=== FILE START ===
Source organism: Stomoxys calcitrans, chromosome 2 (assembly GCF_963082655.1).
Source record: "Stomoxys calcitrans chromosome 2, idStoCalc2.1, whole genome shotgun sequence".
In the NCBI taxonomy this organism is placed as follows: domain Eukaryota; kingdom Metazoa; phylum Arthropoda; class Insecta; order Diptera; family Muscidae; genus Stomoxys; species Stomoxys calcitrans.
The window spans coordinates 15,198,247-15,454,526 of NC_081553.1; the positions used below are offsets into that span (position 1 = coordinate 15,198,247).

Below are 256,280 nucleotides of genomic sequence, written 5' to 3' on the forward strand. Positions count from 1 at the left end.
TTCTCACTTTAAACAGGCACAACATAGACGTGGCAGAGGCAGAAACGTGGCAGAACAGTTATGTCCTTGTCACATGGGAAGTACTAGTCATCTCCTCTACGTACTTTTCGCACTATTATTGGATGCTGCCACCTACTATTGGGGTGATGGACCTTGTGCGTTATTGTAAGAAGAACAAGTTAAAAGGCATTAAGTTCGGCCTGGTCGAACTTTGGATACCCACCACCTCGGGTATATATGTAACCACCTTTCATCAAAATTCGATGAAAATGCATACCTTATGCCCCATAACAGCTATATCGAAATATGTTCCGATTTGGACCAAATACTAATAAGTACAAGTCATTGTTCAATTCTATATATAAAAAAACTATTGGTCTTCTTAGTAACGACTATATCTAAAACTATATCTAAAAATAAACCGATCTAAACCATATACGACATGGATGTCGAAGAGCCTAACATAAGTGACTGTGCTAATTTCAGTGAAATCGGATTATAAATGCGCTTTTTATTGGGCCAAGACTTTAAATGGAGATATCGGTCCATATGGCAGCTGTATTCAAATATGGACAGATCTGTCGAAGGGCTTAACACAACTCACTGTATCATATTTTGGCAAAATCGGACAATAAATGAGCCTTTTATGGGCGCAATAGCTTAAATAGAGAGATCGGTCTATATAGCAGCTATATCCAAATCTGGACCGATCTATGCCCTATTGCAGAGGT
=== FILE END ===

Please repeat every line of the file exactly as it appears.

Source organism: Stomoxys calcitrans, chromosome 2 (assembly GCF_963082655.1).
Source record: "Stomoxys calcitrans chromosome 2, idStoCalc2.1, whole genome shotgun sequence".
In the NCBI taxonomy this organism is placed as follows: domain Eukaryota; kingdom Metazoa; phylum Arthropoda; class Insecta; order Diptera; family Muscidae; genus Stomoxys; species Stomoxys calcitrans.
The window spans coordinates 15,198,247-15,454,526 of NC_081553.1; the positions used below are offsets into that span (position 1 = coordinate 15,198,247).

Below are 256,280 nucleotides of genomic sequence, written 5' to 3' on the forward strand. Positions count from 1 at the left end.
TTCTCACTTTAAACAGGCACAACATAGACGTGGCAGAGGCAGAAACGTGGCAGAACAGTTATGTCCTTGTCACATGGGAAGTACTAGTCATCTCCTCTACGTACTTTTCGCACTATTATTGGATGCTGCCACCTACTATTGGGGTGATGGACCTTGTGCGTTATTGTAAGAAGAACAAGTTAAAAGGCATTAAGTTCGGCCTGGTCGAACTTTGGATACCCACCACCTCGGGTATATATGTAACCACCTTTCATCAAAATTCGATGAAAATGCATACCTTATGCCCCATAACAGCTATATCGAAATATGTTCCGATTTGGACCAAATACTAATAAGTACAAGTCATTGTTCAATTCTATATATAAAAAAACTATTGGTCTTCTTAGTAACGACTATATCTAAAACTATATCTAAAAATAAACCGATCTAAACCATATACGACATGGATGTCGAAGAGCCTAACATAAGTGACTGTGCTAATTTCAGTGAAATCGGATTATAAATGCGCTTTTTATTGGGCCAAGACTTTAAATGGAGATATCGGTCCATATGGCAGCTGTATTCAAATATGGACAGATCTGTCGAAGGGCTTAACACAACTCACTGTATCATATTTTGGCAAAATCGGACAATAAATGAGCCTTTTATGGGCGCAATAGCTTAAATAGAGAGATCGGTCTATATAGCAGCTATATCCAAATCTGGACCGATCTATGCCCTATTGCAGAGGT